Amid the chaos surrounding the potential Soudal-Quickstep/Jumbo-Visma merger and the latter team’s reported release of Primož Roglič, the bulk of the 2023 season’s results are in and the rest of the men’s peloton are likely already thinking about the next WorldTour relegation to come in 2026.
The UCI implemented a promotion/relegation rule for the 2020-2022 seasons that adds a sporting requirement to WorldTour license requirements where teams must be in the top 18 in the World Rankings at the end of each three-year cycle to earn a spot.
The first changes under the new rule at the end of last season were fraught with drama, with Israel-Premier Tech and Lotto Dstny losing their places in the top tier as Alpecin-Deceuninck and Arkéa-Samsic were elevated into the WorldTour.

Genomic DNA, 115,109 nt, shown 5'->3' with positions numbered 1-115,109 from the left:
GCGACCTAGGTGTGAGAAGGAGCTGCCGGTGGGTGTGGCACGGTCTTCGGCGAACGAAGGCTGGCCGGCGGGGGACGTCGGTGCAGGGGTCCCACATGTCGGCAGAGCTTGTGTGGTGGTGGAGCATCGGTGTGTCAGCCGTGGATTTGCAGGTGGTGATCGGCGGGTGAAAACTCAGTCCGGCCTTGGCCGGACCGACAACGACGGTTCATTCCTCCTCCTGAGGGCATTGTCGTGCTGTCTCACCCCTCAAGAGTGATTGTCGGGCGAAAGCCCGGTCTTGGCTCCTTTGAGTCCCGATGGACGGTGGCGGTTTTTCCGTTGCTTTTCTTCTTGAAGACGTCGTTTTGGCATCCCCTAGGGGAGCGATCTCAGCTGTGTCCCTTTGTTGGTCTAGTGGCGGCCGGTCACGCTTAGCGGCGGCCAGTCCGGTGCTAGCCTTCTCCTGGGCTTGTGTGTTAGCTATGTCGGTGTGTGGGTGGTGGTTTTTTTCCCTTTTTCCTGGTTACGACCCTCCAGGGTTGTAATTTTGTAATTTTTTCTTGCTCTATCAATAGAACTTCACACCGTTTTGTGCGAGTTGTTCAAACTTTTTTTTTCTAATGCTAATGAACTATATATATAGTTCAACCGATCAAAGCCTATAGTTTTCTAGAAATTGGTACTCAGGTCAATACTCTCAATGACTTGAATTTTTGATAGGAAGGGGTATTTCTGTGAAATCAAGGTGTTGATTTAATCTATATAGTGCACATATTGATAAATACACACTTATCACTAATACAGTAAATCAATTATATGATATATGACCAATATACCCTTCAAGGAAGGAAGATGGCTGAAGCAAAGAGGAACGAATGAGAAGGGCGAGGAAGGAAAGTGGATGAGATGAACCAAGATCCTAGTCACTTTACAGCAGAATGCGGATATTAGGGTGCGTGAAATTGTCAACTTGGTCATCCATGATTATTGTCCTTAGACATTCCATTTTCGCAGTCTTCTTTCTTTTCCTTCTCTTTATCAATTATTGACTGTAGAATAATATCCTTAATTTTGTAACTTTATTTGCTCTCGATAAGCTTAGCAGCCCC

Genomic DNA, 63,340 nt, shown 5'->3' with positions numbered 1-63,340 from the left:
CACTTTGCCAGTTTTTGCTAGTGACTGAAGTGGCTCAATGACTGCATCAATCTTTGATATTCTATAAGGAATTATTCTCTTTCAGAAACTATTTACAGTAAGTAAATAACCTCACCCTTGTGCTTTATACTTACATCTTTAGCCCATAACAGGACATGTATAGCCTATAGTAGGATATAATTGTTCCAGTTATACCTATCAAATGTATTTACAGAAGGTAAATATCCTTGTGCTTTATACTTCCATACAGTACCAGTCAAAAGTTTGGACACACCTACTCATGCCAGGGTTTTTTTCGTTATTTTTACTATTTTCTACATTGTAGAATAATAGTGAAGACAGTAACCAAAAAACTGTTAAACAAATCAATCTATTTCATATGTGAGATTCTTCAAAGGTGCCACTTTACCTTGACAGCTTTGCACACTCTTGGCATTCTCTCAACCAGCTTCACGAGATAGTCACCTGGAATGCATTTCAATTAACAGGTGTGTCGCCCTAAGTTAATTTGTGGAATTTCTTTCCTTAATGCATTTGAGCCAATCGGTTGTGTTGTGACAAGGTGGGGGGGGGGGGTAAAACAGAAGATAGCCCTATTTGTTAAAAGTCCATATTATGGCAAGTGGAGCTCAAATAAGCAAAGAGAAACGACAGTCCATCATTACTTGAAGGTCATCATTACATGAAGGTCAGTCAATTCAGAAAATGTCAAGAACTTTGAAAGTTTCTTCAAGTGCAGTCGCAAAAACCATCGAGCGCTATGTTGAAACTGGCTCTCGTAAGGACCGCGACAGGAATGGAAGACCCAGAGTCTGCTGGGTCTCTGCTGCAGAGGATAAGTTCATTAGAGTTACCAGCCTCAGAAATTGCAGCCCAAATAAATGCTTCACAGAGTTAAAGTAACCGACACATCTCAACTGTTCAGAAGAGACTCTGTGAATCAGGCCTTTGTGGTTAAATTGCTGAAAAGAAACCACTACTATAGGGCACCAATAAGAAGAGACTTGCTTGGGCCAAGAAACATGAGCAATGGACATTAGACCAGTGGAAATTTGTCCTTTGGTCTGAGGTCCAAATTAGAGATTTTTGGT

Teams were displeased with the points system that led to the relegations and complained the scheme weighted the one-day races and ProSeries events too heavily relative to the Grand Tours.
After the dust settled, the UCI rejigged the points structure, giving points deeper into the stage finishes of Grand Tours, and giving the Monuments – Milan-San Remo, Tour of Flanders, Paris-Roubaix, Liège-Bastogne-Liège and Il Lombardia – a tier of their own just below the Tour de France, Giro d’Italia and Vuelta a España. The rest of the WorldTour races remained spread across three lower tiers with less points value.
They also expanded the number of riders from each team whose points contribute to their World Ranking tally from 10 to 20 riders.
(Teams with potential promotion in yellow, demotion in purple, and top ProTeams in green)